23909_000_013Like a slender pine leaning on other trees for support, I had been relying too much on those around me to shore up my self-worth.
I am in my 40s. I was married in the temple to a wonderful man who honors his priesthood and has held a number of Church leadership positions, and we have five healthy children. Reared in an active Latter-day Saint family, I served a full-time mission and have held as many as three callings at a time in my ward. I enjoy good physical health, and our family is blessed with the necessities of life. Outwardly, I seem happy.
As they say, however, you can’t judge a book by its cover. I have experienced emotional problems associated with depression for the past 20 years. About 10 years ago, I reached a stage in which I felt I needed professional help. Through LDS Family Services and my physician, I received counseling and was placed on medication. After six months of treatment, I felt fairly in control again and was taken off the medication.
I managed for a while, but gradually I became caught in the vicious cycle of negative thoughts and experiences again. The simplest of tasks seemed overwhelming, and scarcely a day passed that I did not cry or feel like a total failure. If my children fought or had problems with friends or school, I felt responsible. If my husband had a bad day or was too hard on the kids or did not give me the attention I wanted or needed, I felt it reflected on me. If our needs or wants exceeded our financial resources, I felt hopeless. When I was asked to substitute in Primary, I felt inadequate. As a result, I thought I was a failure as a wife, mother, homemaker, and member of the Church—and therefore a failure as a person. Why weren’t my prayers for help to overcome these weaknesses being answered?
Realizing I was again losing this battle, I contacted my bishop for another referral to LDS Family Services and began receiving counseling again. LDS Family Services therapists have a way of understanding and treating mental and emotional problems, and they are also able to apply spiritual concepts that help in healing. In one session, the therapist asked me to look him in the eye and tell him that I truly knew who I was, that I had a firm testimony of my divine origin and potential, and that I undeniably felt my Father in Heaven’s love. Certainly I could proclaim those things, couldn’t I? Not only had I been raised in the Church, but I had spent 18 months in the mission field teaching investigators those very concepts.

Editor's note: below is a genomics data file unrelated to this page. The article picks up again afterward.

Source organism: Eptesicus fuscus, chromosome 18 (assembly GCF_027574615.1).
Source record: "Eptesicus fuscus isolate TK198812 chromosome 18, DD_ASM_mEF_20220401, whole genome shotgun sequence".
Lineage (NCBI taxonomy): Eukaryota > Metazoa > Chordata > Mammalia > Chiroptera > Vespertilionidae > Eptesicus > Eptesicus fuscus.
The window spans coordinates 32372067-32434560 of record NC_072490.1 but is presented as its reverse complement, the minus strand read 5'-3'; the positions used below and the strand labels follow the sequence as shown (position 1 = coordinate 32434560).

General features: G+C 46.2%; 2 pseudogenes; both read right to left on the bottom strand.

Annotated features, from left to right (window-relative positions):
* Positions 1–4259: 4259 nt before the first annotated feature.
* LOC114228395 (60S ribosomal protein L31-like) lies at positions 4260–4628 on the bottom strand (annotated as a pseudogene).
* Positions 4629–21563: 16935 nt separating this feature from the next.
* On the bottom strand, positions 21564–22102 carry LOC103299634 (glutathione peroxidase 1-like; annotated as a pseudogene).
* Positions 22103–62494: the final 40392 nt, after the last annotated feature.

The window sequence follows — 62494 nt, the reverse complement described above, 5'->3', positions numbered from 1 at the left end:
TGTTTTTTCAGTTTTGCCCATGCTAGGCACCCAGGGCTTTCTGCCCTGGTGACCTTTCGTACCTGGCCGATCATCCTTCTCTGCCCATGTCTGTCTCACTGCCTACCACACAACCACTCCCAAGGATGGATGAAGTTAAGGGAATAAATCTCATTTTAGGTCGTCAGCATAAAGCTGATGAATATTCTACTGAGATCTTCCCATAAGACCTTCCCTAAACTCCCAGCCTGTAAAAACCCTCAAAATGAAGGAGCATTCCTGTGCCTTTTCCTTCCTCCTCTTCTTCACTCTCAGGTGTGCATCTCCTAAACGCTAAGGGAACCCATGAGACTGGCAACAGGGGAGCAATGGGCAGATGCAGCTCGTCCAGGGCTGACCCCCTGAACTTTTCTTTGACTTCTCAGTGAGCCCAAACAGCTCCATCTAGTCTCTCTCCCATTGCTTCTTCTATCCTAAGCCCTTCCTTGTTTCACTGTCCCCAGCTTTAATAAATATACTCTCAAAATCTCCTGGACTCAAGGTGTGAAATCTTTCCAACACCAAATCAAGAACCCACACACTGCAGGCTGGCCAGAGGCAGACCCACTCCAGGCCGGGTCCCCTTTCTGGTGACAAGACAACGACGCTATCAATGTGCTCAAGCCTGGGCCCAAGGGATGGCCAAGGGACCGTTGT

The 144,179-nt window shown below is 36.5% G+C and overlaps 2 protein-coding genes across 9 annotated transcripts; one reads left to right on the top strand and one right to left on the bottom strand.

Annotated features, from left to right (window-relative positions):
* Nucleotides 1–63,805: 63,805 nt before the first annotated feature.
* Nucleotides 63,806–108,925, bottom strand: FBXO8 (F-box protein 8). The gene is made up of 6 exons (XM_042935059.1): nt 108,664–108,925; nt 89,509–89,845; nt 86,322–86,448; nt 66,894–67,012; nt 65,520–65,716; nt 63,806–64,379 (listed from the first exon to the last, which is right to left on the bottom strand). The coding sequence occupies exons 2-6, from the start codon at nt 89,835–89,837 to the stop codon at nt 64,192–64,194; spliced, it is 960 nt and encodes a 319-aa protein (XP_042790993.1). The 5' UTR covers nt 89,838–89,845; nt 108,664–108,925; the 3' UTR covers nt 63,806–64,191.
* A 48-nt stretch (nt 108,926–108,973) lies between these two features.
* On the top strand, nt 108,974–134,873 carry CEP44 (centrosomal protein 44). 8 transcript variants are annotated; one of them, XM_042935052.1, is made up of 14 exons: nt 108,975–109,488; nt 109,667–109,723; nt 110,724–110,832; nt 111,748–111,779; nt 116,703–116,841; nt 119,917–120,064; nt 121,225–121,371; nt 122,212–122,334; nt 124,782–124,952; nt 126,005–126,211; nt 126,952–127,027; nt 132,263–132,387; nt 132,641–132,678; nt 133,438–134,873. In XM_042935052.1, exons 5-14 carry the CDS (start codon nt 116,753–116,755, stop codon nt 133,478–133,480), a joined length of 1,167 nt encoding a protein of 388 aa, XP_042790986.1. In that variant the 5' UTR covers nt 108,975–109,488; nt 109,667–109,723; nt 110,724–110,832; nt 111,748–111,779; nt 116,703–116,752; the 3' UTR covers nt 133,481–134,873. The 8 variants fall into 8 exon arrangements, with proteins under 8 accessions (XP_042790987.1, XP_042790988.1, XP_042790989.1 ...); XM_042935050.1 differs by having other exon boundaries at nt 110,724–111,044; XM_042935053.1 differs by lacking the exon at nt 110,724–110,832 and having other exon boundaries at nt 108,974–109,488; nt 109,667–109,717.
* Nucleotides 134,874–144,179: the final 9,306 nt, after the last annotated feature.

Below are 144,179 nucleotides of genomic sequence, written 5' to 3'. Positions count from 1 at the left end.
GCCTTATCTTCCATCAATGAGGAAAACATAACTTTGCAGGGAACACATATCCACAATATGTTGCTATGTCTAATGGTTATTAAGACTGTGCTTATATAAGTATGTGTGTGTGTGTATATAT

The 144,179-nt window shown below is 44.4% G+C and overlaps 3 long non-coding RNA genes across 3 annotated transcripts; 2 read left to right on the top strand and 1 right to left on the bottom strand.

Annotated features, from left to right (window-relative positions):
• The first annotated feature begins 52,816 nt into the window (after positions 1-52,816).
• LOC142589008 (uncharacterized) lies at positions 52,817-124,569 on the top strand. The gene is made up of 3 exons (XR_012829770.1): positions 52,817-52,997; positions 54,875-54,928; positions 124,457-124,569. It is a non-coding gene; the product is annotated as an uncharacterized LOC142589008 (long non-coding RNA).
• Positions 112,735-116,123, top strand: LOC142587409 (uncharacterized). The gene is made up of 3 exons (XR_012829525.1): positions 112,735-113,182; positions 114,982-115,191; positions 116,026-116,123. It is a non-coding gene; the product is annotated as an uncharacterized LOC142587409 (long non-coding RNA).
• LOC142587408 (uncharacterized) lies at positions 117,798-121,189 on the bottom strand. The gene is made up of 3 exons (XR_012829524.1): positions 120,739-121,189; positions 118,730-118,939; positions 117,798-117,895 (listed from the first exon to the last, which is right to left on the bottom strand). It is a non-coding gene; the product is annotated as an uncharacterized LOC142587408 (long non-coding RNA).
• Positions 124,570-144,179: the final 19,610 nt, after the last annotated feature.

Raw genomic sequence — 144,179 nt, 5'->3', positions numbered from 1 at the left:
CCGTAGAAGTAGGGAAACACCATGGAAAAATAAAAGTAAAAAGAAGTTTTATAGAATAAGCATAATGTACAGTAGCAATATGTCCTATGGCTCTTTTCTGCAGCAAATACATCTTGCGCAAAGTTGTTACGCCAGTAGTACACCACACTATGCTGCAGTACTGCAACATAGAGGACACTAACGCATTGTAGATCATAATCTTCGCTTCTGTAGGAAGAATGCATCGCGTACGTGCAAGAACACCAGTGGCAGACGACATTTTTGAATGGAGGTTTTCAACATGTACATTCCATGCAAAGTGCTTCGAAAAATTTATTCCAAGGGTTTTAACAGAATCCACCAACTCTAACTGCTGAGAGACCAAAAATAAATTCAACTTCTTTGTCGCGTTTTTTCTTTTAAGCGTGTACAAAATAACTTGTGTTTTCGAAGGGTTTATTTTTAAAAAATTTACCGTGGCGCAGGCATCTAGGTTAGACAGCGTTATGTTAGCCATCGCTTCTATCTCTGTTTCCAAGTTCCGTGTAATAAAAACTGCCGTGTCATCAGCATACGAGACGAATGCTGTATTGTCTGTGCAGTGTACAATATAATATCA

But something was missing—something inside my heart. As I looked at the therapist, I started to cry because I was not able to confidently discuss those things. He then challenged me to obtain a confirmation of who I am and of my worth to my Father in Heaven, the Savior, and myself. Until I acquired that confirmation, he said, I would not begin to heal. To start the process, he suggested I find a time and place to be alone in nature and contemplate God’s creations. While this treatment method does not help all who seek to overcome depression, my therapist was confident it would do me much good. He encouraged me to make prayer a part of my experience, to use caution and wisdom in choosing the place, and to let someone know where I would be.
I don’t think I have ever approached an assignment with such mixed feelings of fear, hope, skepticism, humility, sincere desire, and shaky faith. Praying several times over the next few days that Heavenly Father would help me, I selected a beautiful area in the mountains close to where I live, an area well visited by people yet secluded enough that I could approach my Father in Heaven. I began the morning with prayer and decided to fast as well. As I traveled to the site, however, negative thoughts harassed me: What if I fail? What if I don’t learn any lessons? What if I come home even more depressed?
I spent four or five hours in the mountains that morning, trying to be in tune with what the Spirit might teach and pleading with the Lord for the help I needed.
At a certain point in my walk, as I stood amid the trees, I became aware of several pine trees leaning over at abnormal angles. As I looked, I realized they were leaning on other trees. The leaning trees appeared to be dead or to have minimal growth near their tops, and the only thing that seemed to keep them from crashing to the ground was the strong trees beneath them.